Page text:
Airport Conracs Get Affirmed Bond Ratings

New York-based Fitch Ratings has affirmed the underlying 'A-' rating on the city of Houston for its $112 million consolidated rental car facility (conrac) bonds. The bonds were originally issued to finance the construction and maintenance of the 250-acre conrac at Houston Intercontinental Airport (IAH).

As well, Fitch Ratings affirmed the 'BBB+' rating on Hartsfield-Jackson Atlanta International Airport's conrac bonds.

Key Rating Drivers
• Sizable rental car market: Houston's sizable underlying origination and destination (O&D) market of nearly 9 million enplanements support IAH's local car rental market. Annual rental car transactions grew 8.7% to 3.6 million in 2011, the second consecutive year of growth after dropping to a low of 3.1 million in 2009. Rental car transactions have shown more volatility than both O&D and total enplanements at Houston, with transaction days initially dropping further but rebounding more quickly. Any meaningful modification in the operating profile of United Airlines, which accounts for more than 80% of the airport's enplanement base, could affect the conrac's ratings.

For Hartsfield-Jackson, a sizable underlying local market supports a high level of rental car transactions with 15 million O&D passengers. Annual rental car transactions exceed 5.7 million although the underlying activity, and customer facility charge (CFC) collections have exhibited volatility in recent years. Airport traffic at Atlanta is highly dependent on Delta Air Lines' service (77% of total enplanements), and thus rental car demand would be exposed to the carrier's operating decisions.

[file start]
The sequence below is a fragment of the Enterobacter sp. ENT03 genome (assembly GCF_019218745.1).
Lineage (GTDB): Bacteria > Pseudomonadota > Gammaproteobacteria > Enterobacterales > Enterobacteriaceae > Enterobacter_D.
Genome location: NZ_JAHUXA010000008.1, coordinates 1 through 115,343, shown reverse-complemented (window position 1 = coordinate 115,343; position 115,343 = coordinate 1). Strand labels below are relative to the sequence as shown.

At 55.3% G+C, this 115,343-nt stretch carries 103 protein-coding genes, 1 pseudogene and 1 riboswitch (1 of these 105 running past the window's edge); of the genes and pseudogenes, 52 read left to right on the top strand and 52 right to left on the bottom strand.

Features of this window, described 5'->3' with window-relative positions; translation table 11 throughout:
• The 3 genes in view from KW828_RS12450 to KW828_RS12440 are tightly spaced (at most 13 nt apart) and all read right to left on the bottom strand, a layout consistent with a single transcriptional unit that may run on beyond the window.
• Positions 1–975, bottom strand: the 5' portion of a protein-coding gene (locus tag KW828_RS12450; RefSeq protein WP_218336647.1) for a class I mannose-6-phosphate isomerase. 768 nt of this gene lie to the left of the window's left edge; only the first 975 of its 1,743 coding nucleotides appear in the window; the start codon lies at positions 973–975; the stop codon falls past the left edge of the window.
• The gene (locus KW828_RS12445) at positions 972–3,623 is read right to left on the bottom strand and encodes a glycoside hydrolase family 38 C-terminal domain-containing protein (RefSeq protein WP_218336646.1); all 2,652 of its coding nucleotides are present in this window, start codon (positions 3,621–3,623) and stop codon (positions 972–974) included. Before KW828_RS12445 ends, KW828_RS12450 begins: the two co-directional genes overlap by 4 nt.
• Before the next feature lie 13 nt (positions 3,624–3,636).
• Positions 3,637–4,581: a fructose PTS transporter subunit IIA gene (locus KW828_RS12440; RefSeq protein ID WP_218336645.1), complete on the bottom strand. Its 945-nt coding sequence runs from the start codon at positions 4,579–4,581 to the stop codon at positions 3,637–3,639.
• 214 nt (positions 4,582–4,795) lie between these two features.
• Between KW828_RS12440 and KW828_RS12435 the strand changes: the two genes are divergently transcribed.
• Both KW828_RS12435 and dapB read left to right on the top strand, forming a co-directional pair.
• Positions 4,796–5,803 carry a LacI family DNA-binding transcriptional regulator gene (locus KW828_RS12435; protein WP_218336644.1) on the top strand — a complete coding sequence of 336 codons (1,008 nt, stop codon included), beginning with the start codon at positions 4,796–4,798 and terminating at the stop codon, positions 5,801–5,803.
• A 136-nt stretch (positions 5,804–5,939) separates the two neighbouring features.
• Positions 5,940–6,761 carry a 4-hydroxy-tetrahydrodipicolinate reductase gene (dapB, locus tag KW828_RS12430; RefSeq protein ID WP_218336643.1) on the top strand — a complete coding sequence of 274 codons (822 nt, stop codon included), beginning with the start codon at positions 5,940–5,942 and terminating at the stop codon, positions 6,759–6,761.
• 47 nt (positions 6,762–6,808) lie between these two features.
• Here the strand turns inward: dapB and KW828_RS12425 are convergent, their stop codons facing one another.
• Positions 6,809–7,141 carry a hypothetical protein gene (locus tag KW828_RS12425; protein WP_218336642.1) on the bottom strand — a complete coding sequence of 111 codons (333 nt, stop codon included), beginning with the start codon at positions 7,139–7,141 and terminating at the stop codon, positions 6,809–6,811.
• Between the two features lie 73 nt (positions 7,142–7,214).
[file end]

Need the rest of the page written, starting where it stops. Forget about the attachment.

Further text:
• Rate setting flexibility: Houston's rental car CFC has been effective since 2001 and covers all car rental operators whether located on-airport or off. The CFC is assessed without cap or sunset by approval of the airport director. The airport's adjustable CFC rate structure has been increased twice in recent years (to $3.75 in November 2009 and to $4.25 in April 2011), generating higher CFC revenues while remaining in-line with CFCs charged at other large hub airports and comprising roughly 8.5% of average daily rental car rates.

At Hartsfield-Jackson, imposition of the CFC has been effective since 2005 and also covers all car rental operators whether located on-airport or off. The CFC is assessed without cap or sunset by an ordinance of the Atlanta City Council. The CFC rate is currently $5 per day, and has been increased twice over the past three years to ensure adequate cash flow for debt service and operating costs.

• Modern infrastructure with limited capital needs: Houston's conrac has been operating since 2003, with limited near-term capital expenditure requirements and no expectations for future borrowing.

The recent completion of the Hartfield-Jackson conrac negates construction risk with minimal capital expenditures over the intermediate term. The project faced higher total costs than initially planned and resulted in the project assuming a subordinate loan. The car rental project support is enhanced by facility agreements which were signed by all rental car companies serving the airport. These agreements extend to the end of the maturity of the outstanding bonds.

Additional information on the full ratings outlook and analysis on the two conrac's is available at www.fitchratings.com.

For rating criteria for infrastructure and project finance: http://www.fitchratings.com/creditdesk/reports/report_frame.cfm?rpt_id=648832

Comment On This Story

Name:  
Email:  
Comment: (Max. 10000 characters)  
Please leave blank:
* Please note that every comment is moderated.

 
 

Newsletter: Sign up to receive latest news, articles, and much more.

Read the latest

Auto Focus Blog: A blog covering fleets, auto rental and the business of cars

A Shared Mobility Model Takes Shape for Fleets

Technology that allows cab drivers flexible access to a shared fleet is leveling the playing field for an 89-year-old taxi company.

Safety Tech: Crash Avoidance or Sensory Overload?

As advanced safety technologies become even more pervasive on mainstream vehicles, are we creating “stupid drivers?"

Own the Fleet, Own the Future

In the dialogue surrounding new transportation paradigms, fleets have been off the public radar until recently. Here’s what’s going on, and a way for you to participate in the conversation.

Job Finder: Access Top Talent. Fill Key Positions.

>